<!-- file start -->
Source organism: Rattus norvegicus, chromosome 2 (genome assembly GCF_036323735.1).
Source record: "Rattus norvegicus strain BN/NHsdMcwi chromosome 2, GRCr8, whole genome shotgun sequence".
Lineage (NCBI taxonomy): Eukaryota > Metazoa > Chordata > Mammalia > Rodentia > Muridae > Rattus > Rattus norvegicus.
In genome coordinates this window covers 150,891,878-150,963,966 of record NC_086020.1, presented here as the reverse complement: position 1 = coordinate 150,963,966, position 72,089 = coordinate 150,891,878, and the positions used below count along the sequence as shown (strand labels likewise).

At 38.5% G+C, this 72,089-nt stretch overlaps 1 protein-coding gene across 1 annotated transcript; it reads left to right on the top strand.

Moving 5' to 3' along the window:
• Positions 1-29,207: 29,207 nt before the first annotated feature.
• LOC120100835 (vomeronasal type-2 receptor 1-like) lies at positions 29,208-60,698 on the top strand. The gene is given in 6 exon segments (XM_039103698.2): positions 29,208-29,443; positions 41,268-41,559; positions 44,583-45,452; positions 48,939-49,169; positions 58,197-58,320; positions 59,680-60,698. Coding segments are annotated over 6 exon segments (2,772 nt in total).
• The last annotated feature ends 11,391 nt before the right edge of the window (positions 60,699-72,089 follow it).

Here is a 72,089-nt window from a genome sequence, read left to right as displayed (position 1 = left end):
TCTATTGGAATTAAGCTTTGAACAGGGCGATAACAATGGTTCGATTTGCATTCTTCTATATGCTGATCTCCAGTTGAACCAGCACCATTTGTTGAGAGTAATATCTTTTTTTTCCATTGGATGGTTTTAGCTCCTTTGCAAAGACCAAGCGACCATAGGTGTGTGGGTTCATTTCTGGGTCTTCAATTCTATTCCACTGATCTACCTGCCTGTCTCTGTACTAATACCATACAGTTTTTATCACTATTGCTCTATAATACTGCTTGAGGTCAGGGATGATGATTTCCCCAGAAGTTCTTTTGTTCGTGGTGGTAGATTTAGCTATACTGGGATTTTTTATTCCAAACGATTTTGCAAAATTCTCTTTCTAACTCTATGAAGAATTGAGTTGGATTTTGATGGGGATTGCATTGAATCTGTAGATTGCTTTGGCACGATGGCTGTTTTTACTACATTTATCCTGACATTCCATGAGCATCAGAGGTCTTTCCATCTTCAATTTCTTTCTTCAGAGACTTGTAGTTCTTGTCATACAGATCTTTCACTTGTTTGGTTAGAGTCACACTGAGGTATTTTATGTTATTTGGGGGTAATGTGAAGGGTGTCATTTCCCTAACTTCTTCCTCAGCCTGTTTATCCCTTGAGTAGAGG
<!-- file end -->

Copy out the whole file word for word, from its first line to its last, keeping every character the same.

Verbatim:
Source organism: Rattus norvegicus, chromosome 2 (genome assembly GCF_036323735.1).
Source record: "Rattus norvegicus strain BN/NHsdMcwi chromosome 2, GRCr8, whole genome shotgun sequence".
Lineage (NCBI taxonomy): Eukaryota > Metazoa > Chordata > Mammalia > Rodentia > Muridae > Rattus > Rattus norvegicus.
In genome coordinates this window covers 150,891,878-150,963,966 of record NC_086020.1, presented here as the reverse complement: position 1 = coordinate 150,963,966, position 72,089 = coordinate 150,891,878, and the positions used below count along the sequence as shown (strand labels likewise).

At 38.5% G+C, this 72,089-nt stretch overlaps 1 protein-coding gene across 1 annotated transcript; it reads left to right on the top strand.

Moving 5' to 3' along the window:
• Positions 1-29,207: 29,207 nt before the first annotated feature.
• LOC120100835 (vomeronasal type-2 receptor 1-like) lies at positions 29,208-60,698 on the top strand. The gene is given in 6 exon segments (XM_039103698.2): positions 29,208-29,443; positions 41,268-41,559; positions 44,583-45,452; positions 48,939-49,169; positions 58,197-58,320; positions 59,680-60,698. Coding segments are annotated over 6 exon segments (2,772 nt in total).
• The last annotated feature ends 11,391 nt before the right edge of the window (positions 60,699-72,089 follow it).

Here is a 72,089-nt window from a genome sequence, read left to right as displayed (position 1 = left end):
TCTATTGGAATTAAGCTTTGAACAGGGCGATAACAATGGTTCGATTTGCATTCTTCTATATGCTGATCTCCAGTTGAACCAGCACCATTTGTTGAGAGTAATATCTTTTTTTTCCATTGGATGGTTTTAGCTCCTTTGCAAAGACCAAGCGACCATAGGTGTGTGGGTTCATTTCTGGGTCTTCAATTCTATTCCACTGATCTACCTGCCTGTCTCTGTACTAATACCATACAGTTTTTATCACTATTGCTCTATAATACTGCTTGAGGTCAGGGATGATGATTTCCCCAGAAGTTCTTTTGTTCGTGGTGGTAGATTTAGCTATACTGGGATTTTTTATTCCAAACGATTTTGCAAAATTCTCTTTCTAACTCTATGAAGAATTGAGTTGGATTTTGATGGGGATTGCATTGAATCTGTAGATTGCTTTGGCACGATGGCTGTTTTTACTACATTTATCCTGACATTCCATGAGCATCAGAGGTCTTTCCATCTTCAATTTCTTTCTTCAGAGACTTGTAGTTCTTGTCATACAGATCTTTCACTTGTTTGGTTAGAGTCACACTGAGGTATTTTATGTTATTTGGGGGTAATGTGAAGGGTGTCATTTCCCTAACTTCTTCCTCAGCCTGTTTATCCCTTGAGTAGAGG